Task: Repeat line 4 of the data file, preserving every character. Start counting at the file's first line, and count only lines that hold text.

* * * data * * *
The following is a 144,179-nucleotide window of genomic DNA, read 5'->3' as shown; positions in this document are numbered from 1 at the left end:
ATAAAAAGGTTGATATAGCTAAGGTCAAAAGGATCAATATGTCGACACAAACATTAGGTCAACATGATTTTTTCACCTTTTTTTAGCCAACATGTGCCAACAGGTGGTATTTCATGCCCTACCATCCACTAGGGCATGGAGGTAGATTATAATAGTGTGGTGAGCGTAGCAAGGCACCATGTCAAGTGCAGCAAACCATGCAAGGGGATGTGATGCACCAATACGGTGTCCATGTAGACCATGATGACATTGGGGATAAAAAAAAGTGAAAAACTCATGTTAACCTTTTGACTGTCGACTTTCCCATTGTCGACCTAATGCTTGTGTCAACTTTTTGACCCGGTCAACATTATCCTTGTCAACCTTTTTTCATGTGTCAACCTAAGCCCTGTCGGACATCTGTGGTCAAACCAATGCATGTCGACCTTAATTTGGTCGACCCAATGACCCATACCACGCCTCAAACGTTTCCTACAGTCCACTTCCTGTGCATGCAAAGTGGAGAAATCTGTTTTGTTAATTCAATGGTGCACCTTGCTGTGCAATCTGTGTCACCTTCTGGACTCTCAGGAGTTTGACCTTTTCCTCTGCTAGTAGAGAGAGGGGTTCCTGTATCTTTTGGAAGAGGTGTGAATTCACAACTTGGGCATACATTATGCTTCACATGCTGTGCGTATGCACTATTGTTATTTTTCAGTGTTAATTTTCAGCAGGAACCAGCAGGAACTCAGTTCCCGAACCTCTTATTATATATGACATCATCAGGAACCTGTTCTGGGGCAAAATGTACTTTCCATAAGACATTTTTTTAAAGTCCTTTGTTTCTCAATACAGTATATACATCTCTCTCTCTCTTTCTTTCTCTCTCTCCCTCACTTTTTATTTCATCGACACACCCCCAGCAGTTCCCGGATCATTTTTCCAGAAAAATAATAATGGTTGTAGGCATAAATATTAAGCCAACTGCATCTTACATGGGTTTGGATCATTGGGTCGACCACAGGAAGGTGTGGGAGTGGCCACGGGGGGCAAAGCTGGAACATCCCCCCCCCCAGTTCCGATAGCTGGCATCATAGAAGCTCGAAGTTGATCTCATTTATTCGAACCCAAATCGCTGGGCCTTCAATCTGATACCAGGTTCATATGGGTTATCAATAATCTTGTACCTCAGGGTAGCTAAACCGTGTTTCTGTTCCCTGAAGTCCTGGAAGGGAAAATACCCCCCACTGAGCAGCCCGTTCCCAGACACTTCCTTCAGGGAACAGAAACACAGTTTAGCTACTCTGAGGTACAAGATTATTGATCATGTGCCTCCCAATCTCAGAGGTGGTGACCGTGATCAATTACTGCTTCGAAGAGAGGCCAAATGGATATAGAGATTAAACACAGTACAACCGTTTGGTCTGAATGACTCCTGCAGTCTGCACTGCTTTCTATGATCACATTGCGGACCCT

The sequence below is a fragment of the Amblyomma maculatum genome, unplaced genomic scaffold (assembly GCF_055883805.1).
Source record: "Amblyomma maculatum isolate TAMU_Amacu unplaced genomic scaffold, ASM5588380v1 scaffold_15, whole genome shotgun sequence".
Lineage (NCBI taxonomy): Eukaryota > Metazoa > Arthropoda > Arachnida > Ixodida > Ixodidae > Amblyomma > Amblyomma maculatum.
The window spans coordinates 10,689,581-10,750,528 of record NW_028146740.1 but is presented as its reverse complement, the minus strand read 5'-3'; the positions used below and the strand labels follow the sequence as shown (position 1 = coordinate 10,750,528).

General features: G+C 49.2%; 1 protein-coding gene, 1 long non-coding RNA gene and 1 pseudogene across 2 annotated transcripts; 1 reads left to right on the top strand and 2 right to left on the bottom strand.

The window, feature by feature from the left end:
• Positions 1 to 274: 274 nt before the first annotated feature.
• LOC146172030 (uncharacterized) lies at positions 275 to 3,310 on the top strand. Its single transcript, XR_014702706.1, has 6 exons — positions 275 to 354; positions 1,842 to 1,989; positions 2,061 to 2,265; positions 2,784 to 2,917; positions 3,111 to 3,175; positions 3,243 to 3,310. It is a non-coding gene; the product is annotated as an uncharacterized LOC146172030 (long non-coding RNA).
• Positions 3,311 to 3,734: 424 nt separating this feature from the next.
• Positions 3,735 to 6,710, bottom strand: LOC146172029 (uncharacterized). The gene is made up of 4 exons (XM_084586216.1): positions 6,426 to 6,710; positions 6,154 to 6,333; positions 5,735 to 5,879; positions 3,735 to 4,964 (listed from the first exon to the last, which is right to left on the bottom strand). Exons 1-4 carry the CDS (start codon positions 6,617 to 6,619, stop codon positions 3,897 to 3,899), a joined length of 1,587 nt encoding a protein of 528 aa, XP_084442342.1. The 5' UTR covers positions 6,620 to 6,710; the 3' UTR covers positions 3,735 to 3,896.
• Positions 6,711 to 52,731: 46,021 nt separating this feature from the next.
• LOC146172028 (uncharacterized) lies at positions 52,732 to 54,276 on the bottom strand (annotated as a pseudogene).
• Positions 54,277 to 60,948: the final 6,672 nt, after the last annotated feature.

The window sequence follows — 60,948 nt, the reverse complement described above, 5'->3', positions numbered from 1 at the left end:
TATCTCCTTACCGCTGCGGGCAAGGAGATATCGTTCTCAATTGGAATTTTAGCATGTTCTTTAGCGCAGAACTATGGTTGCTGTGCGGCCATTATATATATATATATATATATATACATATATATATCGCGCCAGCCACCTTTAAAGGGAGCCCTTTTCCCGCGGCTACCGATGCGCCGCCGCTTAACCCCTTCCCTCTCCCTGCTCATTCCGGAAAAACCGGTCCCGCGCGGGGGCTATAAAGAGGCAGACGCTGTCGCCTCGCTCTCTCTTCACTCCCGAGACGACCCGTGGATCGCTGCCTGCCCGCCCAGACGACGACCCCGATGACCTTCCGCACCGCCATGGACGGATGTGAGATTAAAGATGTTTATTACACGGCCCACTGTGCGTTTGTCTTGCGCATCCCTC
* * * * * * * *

Source record: "Amblyomma maculatum isolate TAMU_Amacu unplaced genomic scaffold, ASM5588380v1 scaffold_15, whole genome shotgun sequence".